Title: Sustainability, Stakeholder Management, and Internationalization: Experiences of Brazilian MNCs


  • Flávia Alvim, Dom Cabral Foundation
  • Sherban Leonardo Cretoiu, Dom Cabral Foundation

Abstract: Under the sustainable development agenda, a key underlying question from a strategic management point of view is how firms’ social and environmental practices relate to firms’ economic performance. This paper argues that the adoption of sustainability principles and practices by Brazilian MNCs has helped them to manage stakeholders more effectively in their international operations located in developing countries. This attribute has been further leveraged by the competitive advantages of Brazilian MNCs being flexible and having institutional-related capabilities, which are a result of the turbulent institutional environment of the country in the past decades. Specific examples of how this process has taken place in the international experiences of Brazilian MNCs in developing countries are discussed.

Title: The Role of MNCs in Reducing Rural Poverty in Brazil:


  • Susan Mudambi, Temple University

Abstract: MNC expansion within emerging markets offers firm growth and profit potential, as well as opportunities for “making globalization good” (Dunning 2005). Policy makers hold high expectations for rural economic growth for poverty reduction, and expect MNCs to play a positive role. The objective of this work-in-progress paper is to take a multidisciplinary approach to analyzing MNCs and poverty reduction, and to develop a framework and research agenda, with a particular focus on Brazil. The research framework incorporates MNC activity in nonfarm sectors (direct sales, tourism, extractive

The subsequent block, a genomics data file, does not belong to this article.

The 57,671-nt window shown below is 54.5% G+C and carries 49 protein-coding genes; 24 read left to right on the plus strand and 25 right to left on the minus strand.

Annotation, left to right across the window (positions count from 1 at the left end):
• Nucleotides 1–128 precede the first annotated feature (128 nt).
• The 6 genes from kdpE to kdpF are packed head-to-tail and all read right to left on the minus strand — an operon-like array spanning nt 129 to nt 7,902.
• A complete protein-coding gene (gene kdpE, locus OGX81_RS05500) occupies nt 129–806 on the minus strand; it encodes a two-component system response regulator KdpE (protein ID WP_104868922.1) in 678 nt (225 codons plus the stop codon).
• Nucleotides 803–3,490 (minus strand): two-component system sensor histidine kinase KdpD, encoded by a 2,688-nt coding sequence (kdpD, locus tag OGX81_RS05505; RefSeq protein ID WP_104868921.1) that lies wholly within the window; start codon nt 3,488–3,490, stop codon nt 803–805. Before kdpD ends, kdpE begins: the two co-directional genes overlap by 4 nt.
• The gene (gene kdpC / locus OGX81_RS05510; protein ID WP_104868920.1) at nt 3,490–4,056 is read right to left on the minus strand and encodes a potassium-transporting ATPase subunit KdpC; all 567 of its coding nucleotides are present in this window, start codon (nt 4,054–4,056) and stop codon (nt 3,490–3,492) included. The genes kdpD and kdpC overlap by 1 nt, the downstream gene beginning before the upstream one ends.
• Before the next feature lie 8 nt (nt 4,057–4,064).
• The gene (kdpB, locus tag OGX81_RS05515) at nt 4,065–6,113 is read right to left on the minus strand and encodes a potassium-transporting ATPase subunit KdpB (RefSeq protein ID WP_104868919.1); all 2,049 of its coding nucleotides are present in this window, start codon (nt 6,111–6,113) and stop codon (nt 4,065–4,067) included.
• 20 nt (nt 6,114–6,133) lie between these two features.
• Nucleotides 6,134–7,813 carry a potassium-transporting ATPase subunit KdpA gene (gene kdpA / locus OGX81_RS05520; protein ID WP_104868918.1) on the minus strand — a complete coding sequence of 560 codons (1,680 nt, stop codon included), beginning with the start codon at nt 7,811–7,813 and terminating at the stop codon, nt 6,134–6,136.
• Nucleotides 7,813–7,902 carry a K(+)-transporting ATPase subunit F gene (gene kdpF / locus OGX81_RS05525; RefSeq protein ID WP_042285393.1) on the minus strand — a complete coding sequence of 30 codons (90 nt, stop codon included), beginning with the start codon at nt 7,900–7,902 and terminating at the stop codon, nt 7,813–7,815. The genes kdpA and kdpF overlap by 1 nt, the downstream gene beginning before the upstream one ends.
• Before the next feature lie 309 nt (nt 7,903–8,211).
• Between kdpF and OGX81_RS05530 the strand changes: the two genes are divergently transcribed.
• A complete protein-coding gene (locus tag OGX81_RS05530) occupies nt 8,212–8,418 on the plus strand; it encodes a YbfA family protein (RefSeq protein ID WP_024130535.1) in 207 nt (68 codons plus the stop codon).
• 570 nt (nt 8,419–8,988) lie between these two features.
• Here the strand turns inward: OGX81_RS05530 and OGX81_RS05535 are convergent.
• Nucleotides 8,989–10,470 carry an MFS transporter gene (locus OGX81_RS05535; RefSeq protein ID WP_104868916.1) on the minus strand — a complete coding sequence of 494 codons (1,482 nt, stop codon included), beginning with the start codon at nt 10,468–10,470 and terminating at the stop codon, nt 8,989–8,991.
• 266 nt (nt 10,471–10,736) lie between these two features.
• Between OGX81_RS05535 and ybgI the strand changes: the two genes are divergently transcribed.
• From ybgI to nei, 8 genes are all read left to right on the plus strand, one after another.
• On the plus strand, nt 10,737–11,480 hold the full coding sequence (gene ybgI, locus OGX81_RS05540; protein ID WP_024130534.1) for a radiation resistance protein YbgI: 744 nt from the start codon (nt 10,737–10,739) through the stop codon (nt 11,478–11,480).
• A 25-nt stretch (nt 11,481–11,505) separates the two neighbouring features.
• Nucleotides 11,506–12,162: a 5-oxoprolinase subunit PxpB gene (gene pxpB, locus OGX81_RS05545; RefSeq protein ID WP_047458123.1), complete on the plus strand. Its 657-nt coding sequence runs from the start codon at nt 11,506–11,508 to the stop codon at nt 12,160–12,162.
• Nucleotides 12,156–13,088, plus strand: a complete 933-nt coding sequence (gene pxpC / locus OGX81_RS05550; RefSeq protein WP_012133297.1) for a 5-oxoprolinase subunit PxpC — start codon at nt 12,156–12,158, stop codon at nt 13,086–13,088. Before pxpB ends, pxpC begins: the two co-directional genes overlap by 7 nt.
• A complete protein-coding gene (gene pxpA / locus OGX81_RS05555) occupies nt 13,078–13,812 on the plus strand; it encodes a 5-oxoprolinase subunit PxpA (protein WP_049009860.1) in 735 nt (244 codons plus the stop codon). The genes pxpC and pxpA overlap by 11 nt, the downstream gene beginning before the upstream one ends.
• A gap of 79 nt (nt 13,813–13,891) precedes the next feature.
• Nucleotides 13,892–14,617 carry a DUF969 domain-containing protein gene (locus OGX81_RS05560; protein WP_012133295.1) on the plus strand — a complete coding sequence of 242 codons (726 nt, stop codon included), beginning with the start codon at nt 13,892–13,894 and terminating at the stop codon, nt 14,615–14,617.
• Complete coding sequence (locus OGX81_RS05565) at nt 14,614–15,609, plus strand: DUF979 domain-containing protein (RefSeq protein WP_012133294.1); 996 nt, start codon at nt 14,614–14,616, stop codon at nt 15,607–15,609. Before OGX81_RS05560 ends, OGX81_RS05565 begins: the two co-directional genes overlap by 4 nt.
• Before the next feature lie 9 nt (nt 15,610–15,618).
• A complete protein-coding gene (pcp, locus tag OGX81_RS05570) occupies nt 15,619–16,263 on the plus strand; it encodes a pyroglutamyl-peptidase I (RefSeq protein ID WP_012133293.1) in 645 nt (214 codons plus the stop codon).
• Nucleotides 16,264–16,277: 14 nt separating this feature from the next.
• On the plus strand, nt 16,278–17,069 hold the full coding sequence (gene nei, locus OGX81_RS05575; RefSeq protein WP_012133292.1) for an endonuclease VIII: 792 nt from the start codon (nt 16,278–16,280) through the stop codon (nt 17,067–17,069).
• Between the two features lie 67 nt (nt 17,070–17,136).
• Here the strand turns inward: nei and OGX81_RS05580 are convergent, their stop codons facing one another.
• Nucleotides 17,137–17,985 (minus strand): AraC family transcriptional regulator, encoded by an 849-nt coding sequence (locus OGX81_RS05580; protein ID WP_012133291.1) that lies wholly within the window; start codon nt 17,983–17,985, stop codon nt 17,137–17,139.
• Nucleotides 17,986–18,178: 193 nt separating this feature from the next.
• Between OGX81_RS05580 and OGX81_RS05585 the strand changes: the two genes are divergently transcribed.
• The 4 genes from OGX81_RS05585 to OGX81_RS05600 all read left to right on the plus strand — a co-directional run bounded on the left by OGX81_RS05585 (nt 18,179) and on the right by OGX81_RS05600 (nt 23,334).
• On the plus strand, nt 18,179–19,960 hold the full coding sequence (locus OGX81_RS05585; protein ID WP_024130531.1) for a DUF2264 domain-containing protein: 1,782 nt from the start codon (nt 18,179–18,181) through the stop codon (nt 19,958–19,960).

industries), and agricultural sectors (supermarkets and biofuels). The research agenda acknowledges the linkages between poverty and food security, global supply chains, trade, and employment and entrepreneurship incentives, and poses specific questions on the role of MNCs.

All Sessions in Track A...

Fri: 11:30 – 12:45
Session 103: CSR and Environmental Issues in Emerging Markets
Session 111: Performance Issues
Session 114: Internationalization Strategies
Session 117: Learning in Emerging Markets
Session 120: The Characteristics and Effects of the BRIC Economies as Hubs for Regional Economic Development
Fri: 14:15 – 15:30
Session 102: Resources in Emerging Markets
Session 106: Multilatina FDI Strategies
Session 110: Global Competition
Session 112: CSR and Environmental Issues
Session 124: Research Methods for the Study of Competitive Advantage
Fri: 15:30 – 16:45
Session 101: Institutions in Emerging Markets
Session 104: Alliances and Networks
Session 105: Knowledge and Innovation
Session 108: Knowledge and Resources
Session 115: Developing Country Firms
Sat: 10:45 – 12:00
Session 107: Multilatina Performance
Session 113: CEOs and Other Human Resources
Session 123: Banks and their Influence
Session 125: Reviewing Latin America’s Strategic Role in Global Development
Session 126: Publishing and Not Perishing: Strategies for Publishing in Top Journals
Sat: 15:45 – 17:00
Session 100: Entrepreneurship in Emerging Markets
Session 109: Social Issues and Local Development
Session 116: Emerging Market Institutional Reform
Session 118: Management Innovation in Emerging Markets
Session 127: Teaching in Latin America

Strategic Management Society

Rio De Janeiro